Tag Archives: aldoleopold

Spiritual Seasons

A large, mature black-walnut tree stretches its limbs to embrace the sky.

In our backyard, this tree’s trunk is so substantial that, for the tree itself to be embraced, two people would need to reach out, press the sides of their faces and their unguarded hearts against the tree’s bark to clasp hands. Only then would another circle of awareness be able to touch the tree’s Being.


Some urban yard keepers consider the black walnut a high-maintenance tree. During good years, the walnut bears large seeds, with nut meats firmly ensconced in hard protective shells, guarded by yet another layer or husk of a pithy bright green.

All of this fruit is of a substantial diameter and mowing becomes impossible without its timely collection. In addition to black walnuts, every autumnal season, our yard fills with a layer of detritus from the tree’s fine, needle-like leaf stems or petioles (black walnuts have a composite leaf structure), as well as a traditional cascade of deciduous leaves.

One of the walnut tree’s functions, as a “community citizen” engaged in selfless service, is that of neighborhood fresh-food market. When there is a good year or season, this tree produces enough walnuts to help sustain, not only a thriving community of squirrels, but our own.

We collect and fill gigantic tubs with the unhulled walnuts, which may be sold to a local processing facility. This processing facility, in turn, sells the shelled black walnuts back to the community. There is not a great deal of money to be made in this endeavor, but the collection of the walnuts is part of honoring the tree’s natural labor and the more general circle-of-life.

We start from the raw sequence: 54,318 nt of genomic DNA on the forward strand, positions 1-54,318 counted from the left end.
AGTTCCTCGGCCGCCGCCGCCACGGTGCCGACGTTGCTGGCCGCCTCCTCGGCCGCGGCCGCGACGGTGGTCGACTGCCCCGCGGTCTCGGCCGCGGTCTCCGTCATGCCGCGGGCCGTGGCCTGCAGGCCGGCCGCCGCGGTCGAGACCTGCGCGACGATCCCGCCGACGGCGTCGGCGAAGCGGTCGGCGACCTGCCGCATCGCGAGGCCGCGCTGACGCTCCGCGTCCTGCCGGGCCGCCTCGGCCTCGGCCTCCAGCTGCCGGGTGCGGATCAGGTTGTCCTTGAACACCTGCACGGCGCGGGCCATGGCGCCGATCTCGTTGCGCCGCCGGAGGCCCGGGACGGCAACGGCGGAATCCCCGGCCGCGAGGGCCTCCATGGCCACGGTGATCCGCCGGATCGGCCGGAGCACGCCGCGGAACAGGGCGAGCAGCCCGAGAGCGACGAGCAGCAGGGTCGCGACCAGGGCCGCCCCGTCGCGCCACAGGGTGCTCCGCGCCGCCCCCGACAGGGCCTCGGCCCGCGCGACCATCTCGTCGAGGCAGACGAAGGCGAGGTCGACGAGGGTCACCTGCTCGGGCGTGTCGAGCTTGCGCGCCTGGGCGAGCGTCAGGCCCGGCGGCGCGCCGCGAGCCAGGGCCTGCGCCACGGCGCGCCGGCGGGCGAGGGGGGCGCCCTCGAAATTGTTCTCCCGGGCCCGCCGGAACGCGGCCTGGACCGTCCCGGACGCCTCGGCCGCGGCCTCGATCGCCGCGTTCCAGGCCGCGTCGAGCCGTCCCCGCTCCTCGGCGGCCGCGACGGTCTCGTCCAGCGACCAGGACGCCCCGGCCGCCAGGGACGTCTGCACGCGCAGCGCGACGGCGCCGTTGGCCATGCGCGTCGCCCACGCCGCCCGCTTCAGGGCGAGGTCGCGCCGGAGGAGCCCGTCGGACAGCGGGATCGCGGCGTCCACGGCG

The act of producing fruit is not an annual constant. We have lived through two years of severe drought with this tree, thinking there might be few walnuts during those years. Nonetheless, during the years of severest drought, we were surprised to observe the tree ramp up nut “production” to bring forth not one but two bumper crops.

For two consecutive years, the black walnut seemed to produce something out of nothing—fleshy moistness out of the earth’s brittle dryness, as if striving to reaffirm its own life as well as the lives of those around and seeming to draw from its own internal stores of water to give more than it received.

Sometimes, when our own lives are endangered, we push our children forth into the world to take our places—whether we sink our roots deeply into the soil to commit to serving in one location or roam the earth to find our place of service, while walking on just two legs.

During the drought years, as I observed the phenomenon of this tree’s abundant fruit-bearing with amazement, I could not help but be reminded of the European Jews who were recorded throwing their babies to the outstretched arms of other Jews fortunate enough to be leaving Europe on departing ships at the outset of World War II.

In reality, the walnut tree standing in our yard is not “ours.” We share a place in the world with this tree, and this black walnut shares itself with us and our outdoor neighbors, the squirrels.

The tree stands as a source of food, shade, playful respite and shelter. In our own ways, “we”—the squirrels and members of our household—each try to give back in support of the tree by assisting the walnut with its process of propagation.

Gathering and planting black walnuts in the soil, where they hope the seeds will winter-over and become late-winter or spring meals, the squirrels busy themselves with the act of putting food by, all autumn long. Sometimes these walnuts become breakfast, lunch or dinner; sometimes these walnuts are forgotten and, in remaining unclaimed, take root in the soil to become seedlings.